Want to watch this video? Sign up for the course here. Or enter your email below to watch one free video.

Unlock This Video Now for FREE

This video is normally available to paying customers.
You may unlock this video for FREE. Enter your email address for instant access AND to receive ongoing updates and special discounts related to this topic.



We are now going to look at how to deliver oxygen to a pet. This is a standard BOC cylinder. The key thing with these is you have got to keep them safe, we do not want to leave it standing upright because we do not want any risk of the cylinder falling over and potentially breaking, and then gas escaping. And also, it is explosive and is a fire risk. Just to very briefly go over it, they are always labelled clearly that they are oxygen. On here we have got a gauge, that shows how much oxygen is in the cylinder, an on/off valve, here, just open this up and this is the push-fit where the mask will go onto. And on the very top is the gauge where we can set the flow of oxygen.

So, to actually connect up, all we would do is we would take the pipe, push that on to the hose, they are just push-fit, so you can easily put them on, take them off with no problem. Then, what we have got here are some oxygen masks for pets. Now, these masks are standard ones that you would use, you can use them easily with an unconscious dog during operating, operations, but you could also use them for a dog who is recovering. However, there will be a point where the dog will refuse to wear it and just push it off. All you do is connect the oxygen to the end of the valve, so again, it is just a push-fit, goes straight in place. The holes on the side are so that the air can be exhaled out. So, the idea is the oxygen coming in through here is 100%, mixing inside this chamber, the dog breathes it in. When it exhales, the pressure will build up and the air will be exhaled outside, as will some of the extra oxygen, but the dog is increasing the amount of oxygen it is taking in.

Here is a rubber collar, and this will just grip around their nose. Now, they are not going to be able to easily pant, but really if a dog started panting, then maybe this is not the best way of actually popping its nose in. What we can do in those sort of instances, is literally just hold the mask near their mouth, so you have quite an easy way of delivering oxygen to the animal. To turn the cylinder on, take the black knob here and just turn it fully on, and then half a turn back, it just allows for expansion if the cylinder changes temperature. On the top here, you have got the knob where you set the flow of oxygen, and the maximum flow on these is 15 litres a minute. And there is a number in there, so if you just turn the button around, you can just turn that on. So, we pop it on to 15 litres per minute. The oxygen is now flowing through, it is flowing into the mask, and then you can monitor the dog, and it will be delivering the oxygen through it 100%, or as near 100% as we can get.

Keep an eye on them the whole time you are delivering this. Keep an eye around, also make sure that the cylinder is stable. To actually shut this down, you just work it in reverse. So, we can take the mask off the dog, turn the button at the top, turn the oxygen off. Then go to the main connector, turn that off. And then on the top, you just need to take the pressure out of the regulator, just turn the button on the top. Let it hiss, and it has stopped, and then we can close it off. And then we can just remove the masks, and pop those away. These masks can be single use, but also you can disinfect them and sterilise them, and use them again.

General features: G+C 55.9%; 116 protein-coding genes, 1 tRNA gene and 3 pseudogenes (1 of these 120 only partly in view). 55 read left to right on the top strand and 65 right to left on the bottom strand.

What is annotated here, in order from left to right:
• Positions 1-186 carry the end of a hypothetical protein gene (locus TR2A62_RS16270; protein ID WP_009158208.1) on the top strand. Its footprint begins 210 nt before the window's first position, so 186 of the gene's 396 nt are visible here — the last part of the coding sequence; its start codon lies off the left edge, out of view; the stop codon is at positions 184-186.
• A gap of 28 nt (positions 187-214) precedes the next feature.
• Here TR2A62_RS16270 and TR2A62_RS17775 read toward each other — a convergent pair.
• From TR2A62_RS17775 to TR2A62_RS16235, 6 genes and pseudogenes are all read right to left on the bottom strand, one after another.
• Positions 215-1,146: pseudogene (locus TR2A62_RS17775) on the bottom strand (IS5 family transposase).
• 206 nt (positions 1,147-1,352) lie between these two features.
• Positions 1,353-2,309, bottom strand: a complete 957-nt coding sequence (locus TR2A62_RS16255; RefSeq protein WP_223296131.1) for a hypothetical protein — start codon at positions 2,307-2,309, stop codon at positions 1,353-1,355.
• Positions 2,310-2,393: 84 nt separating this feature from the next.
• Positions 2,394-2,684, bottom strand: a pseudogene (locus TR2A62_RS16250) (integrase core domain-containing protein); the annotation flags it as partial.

So, there are different sorts of sizes of masks available. Just make sure you get the right mask for the right size of the dog. Remember, you can hold it away from them if need be. Other things you can do with oxygen is pop the dog into what they call an oxygen tent, so it is a hold like a cage, which is the level of oxygen in the cage is increased, that works very, very well. And there is a veterinary practice, not something we would do with first aid, they also use nasal cannulas sometimes, either the sort you have in the hospital, where it just goes underneath the nose with the nozzles, or you can have one that actually goes into the nose to actually deliver 100% oxygen. But the cannulas are of something you would see more on the veterinary side.

If we use smaller animals, an example here, we have got a cat, exactly the same way we would use the oxygen mask, they work the same, still got the collar and it is connected up exactly the same, it is just that the mask is physically smaller. So, with this, we can pop that over their nose and hold it in place. We can support it, it will stay there on its own as well if they are unconscious, but if they are conscious, you obviously need to keep an eye on it and make sure it stays in place so that we can deliver the oxygen safely.

Finally, it is worth noting that these sort of mask systems are being put into a lot of the fire services now because the fire service is going to have to rescue humans, but also rescue the pets. There is a charity called Smokey Paws, and their goal is to get all fire engines and all fire services to have these kits. So, they raise money and put these kits into fire stations, and then give them relevant training. Because firemen are already trained at delivering oxygen, this just means that it gives them the equipment to actually give proper first aid to a pet in need.